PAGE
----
The widespread use of virtual reality is inevitable, and it’s getting closer and closer. A new movie called Creative Control now takes the tech to the next level, and the results aren’t good.

Written, directed by and starring Benjamin Dickinson, Creative Control premiered at South by Southwest 2015 to solid reviews and finally hits theaters March 11. It centers on an executive whose company has created the next level of virtual reality, in a form that not-so-subtly reminds us of Google Glass. But as things turn to sex—as they tend to do—the virtual takes precedence over the reality.

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Feb 4, 2016

Scientists have extended the lifespan of mice

Posted by in categories: biotech/medical, health, life extension

A new study has shown that the lifespans of mice can be extended by up to 35 percent by simply clearing out senescent cells — defunct cells that stop dividing, accumulate in old age, and trigger inflammation in fat, muscle, and kidney tissues.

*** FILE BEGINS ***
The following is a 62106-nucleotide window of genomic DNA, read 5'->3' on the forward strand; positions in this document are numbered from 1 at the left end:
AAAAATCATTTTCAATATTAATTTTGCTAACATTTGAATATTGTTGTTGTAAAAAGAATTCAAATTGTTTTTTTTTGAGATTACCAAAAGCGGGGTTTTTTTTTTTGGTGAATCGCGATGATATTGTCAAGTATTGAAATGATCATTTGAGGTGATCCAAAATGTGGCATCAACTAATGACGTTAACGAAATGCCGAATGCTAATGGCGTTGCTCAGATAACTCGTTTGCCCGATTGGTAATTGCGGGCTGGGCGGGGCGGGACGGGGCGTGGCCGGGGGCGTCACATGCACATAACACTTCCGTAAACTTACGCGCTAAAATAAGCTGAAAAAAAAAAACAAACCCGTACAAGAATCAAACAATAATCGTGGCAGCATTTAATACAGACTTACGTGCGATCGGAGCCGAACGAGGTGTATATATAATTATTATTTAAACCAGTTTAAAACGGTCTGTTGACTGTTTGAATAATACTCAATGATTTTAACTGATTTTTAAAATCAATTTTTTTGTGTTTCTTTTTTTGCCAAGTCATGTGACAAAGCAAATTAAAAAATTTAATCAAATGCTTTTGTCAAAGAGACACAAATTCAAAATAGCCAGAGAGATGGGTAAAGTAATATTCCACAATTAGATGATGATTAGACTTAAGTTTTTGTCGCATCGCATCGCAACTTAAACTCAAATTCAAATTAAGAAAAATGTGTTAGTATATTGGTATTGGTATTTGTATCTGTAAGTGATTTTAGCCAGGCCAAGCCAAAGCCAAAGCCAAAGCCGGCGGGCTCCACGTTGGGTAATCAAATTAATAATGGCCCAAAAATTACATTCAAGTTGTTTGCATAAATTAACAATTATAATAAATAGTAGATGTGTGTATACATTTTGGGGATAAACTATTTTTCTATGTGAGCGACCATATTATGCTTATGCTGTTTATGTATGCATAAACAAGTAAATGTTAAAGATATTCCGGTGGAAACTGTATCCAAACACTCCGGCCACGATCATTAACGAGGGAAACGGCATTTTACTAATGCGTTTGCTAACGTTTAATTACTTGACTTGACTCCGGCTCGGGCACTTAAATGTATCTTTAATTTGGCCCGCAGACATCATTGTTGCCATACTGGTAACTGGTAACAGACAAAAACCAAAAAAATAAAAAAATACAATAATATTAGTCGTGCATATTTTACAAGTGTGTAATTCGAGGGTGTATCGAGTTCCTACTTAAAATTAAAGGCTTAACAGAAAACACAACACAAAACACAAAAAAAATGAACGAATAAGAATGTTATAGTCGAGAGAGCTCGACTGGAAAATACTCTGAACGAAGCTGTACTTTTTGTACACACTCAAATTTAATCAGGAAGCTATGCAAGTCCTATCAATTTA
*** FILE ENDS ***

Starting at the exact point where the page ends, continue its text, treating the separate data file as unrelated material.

Not only did the mice experience significantly longer lifespans thanks to removal of these cells, but the treatment also delayed the onset of age-related disorders such as heart and kidney deterioration, and the development of cataracts and tumours.

“It’s not just that we’re making these mice live longer; they actually stay healthier longer too. That’s important, because if you were going to equate this to people, well, you don’t want to just extend the years of life that people are miserable or hospitalised,” one of the team, cell biologist Darren Barker from the Mayo Clinic College of Medicine, told William Herkewitz at Popular Mechanics.

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Feb 4, 2016

The Race To Mine Asteroids Gains International Support

Posted by in categories: law, space

Welcome to the future, folks.